John the Baptist, while in prison, sent one of his disciples to Jesus to pose the question: “Are you the one who was to come, or should we expect someone else?”
Are you the one?
That seems to be a pretty ironic question coming from the guy who baptized Jesus . . . who stated that he was unworthy of baptizing Jesus, that it was Jesus who should be baptizing him. John had a pretty good inkling of who Jesus was . . . he was the one! So, why is he now asking this question about whether or not Jesus is the one? If anyone should know, it is John.
John is waffling.
Waffling, according to the dictionary, is a failure to make up one’s mind. It is a kind of back and forth with a decision . . . one moment it is yes, the next it is a no, then maybe . . . back and forth. John’s question is waffling.
Jesus’ time is not that much different than our times. It would be silly to think that all the Jews of Jesus’ time thought alike . . . that they believed the same way . . . that they were all out of the same religious mold. They weren’t; no, they had different teachers or rabbis, they have different theological outlooks, they had other religions to choose from . . . there was more than one way of faithfully looking at what was taking place in the world. There were lots of choices.
One of my favorite children’s sermons had to do with ice cream and Baskin Robbins. Ice cream is ice cream . . . but the reality is that there are lots of different flavors of ice cream. Baskin Robbins proclaims that they have a minimum of 31 flavors, but that they are all still ice cream. People have a choice of what they like in the flavor of ice cream. Isn’t it frustrating to go to an ice cream parlor and get behind someone who cannot make up his or her mind as to which flavor of ice cream they want? They can’t make up their minds . . . they waffle back and forth.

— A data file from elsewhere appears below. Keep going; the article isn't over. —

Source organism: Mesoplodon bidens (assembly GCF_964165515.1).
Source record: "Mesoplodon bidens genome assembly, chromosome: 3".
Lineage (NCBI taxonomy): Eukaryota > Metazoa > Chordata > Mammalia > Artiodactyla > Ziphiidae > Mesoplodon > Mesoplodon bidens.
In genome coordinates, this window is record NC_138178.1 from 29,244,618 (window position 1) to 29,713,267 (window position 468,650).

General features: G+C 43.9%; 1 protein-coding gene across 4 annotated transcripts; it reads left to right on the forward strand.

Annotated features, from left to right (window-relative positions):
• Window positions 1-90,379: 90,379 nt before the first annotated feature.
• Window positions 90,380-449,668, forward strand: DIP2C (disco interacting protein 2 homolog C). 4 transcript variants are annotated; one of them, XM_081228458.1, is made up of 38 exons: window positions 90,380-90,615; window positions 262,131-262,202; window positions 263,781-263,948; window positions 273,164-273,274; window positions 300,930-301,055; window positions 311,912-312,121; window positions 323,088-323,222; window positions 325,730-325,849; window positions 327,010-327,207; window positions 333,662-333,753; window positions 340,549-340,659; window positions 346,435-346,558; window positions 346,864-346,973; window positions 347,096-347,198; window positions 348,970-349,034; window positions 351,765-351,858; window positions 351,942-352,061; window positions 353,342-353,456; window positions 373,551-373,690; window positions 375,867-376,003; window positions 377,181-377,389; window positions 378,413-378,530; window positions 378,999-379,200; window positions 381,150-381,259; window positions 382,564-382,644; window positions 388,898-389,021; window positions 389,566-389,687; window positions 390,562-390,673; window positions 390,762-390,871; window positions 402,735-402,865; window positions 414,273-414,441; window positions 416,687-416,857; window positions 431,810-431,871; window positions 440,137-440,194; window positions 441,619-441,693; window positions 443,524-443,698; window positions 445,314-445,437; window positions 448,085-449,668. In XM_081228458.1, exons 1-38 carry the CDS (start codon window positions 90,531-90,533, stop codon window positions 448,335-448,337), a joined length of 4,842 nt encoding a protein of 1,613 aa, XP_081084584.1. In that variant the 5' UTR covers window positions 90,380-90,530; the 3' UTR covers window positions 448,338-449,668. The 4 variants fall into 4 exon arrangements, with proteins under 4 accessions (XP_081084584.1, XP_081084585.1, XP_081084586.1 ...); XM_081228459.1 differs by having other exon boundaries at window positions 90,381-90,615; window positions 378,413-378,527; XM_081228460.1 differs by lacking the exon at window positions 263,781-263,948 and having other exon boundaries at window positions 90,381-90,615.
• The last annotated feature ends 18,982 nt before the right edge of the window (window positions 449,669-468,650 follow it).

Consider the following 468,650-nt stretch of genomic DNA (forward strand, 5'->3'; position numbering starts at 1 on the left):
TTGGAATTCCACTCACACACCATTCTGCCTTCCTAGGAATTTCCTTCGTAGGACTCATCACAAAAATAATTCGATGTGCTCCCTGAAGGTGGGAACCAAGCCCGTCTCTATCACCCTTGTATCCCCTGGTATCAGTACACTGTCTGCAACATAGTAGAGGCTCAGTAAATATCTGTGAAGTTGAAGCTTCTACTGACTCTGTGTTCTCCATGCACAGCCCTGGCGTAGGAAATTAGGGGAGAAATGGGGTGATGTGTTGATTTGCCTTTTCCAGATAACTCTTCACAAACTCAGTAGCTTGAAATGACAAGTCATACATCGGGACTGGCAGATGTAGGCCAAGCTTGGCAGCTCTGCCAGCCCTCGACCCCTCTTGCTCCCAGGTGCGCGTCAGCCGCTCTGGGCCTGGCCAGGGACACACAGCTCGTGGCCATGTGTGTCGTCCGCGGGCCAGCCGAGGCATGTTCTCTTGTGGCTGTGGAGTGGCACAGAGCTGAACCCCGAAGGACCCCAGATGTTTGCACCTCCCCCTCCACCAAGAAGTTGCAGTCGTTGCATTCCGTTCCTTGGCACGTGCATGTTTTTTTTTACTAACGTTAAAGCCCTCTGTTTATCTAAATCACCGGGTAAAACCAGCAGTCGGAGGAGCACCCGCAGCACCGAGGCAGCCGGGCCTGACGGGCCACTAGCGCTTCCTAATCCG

Well, God is a lot like Baskin Robbins . . . there is one God, but there are a whole bunch of flavors. For example, let’s just take our community and the Christian bodies of faith that are represented within our town’s limit. We have a Lutheran flavor . . . a Catholic flavor . . . a Baptist flavor--in fact, two Baptist flavors . . . a Wesleyan flavor . . . remnants of a Episcopalian flavor . . . and, of course, our own flavor--the Christian Church (Disciples of Christ). If there were only one flavor, there would be only one church in the Joliet Community. Beyond Joliet there are even more flavors . . . Presbyterian, Methodist, Mennonite, Greek Orthodox, a ton of Baptist--just to name a few in the Christian flavors. There are also other flavors that are not Christian . . . Jewish, Hindu, Muslim, Buddhist. Each offers a flavor of God to those who would like to experience that flavor. There are lots of choices . . . now and in the time of Jesus.
Waffling is not uncommon when it comes to faith . . . it is how we grow in our faith. This “back and forth” . . . this internal debate . . . the questioning . . . the wondering. John was taught one way to believe, but was also exposed to other ways of believing . . . including the theology of the Messiah. They all sounded good. One day it was this belief, the next day it was another belief . . . which flavor was the right flavor . . . the right choice? “Are you the one who was to come, or should we expect someone else?”
Inquiring minds want to know.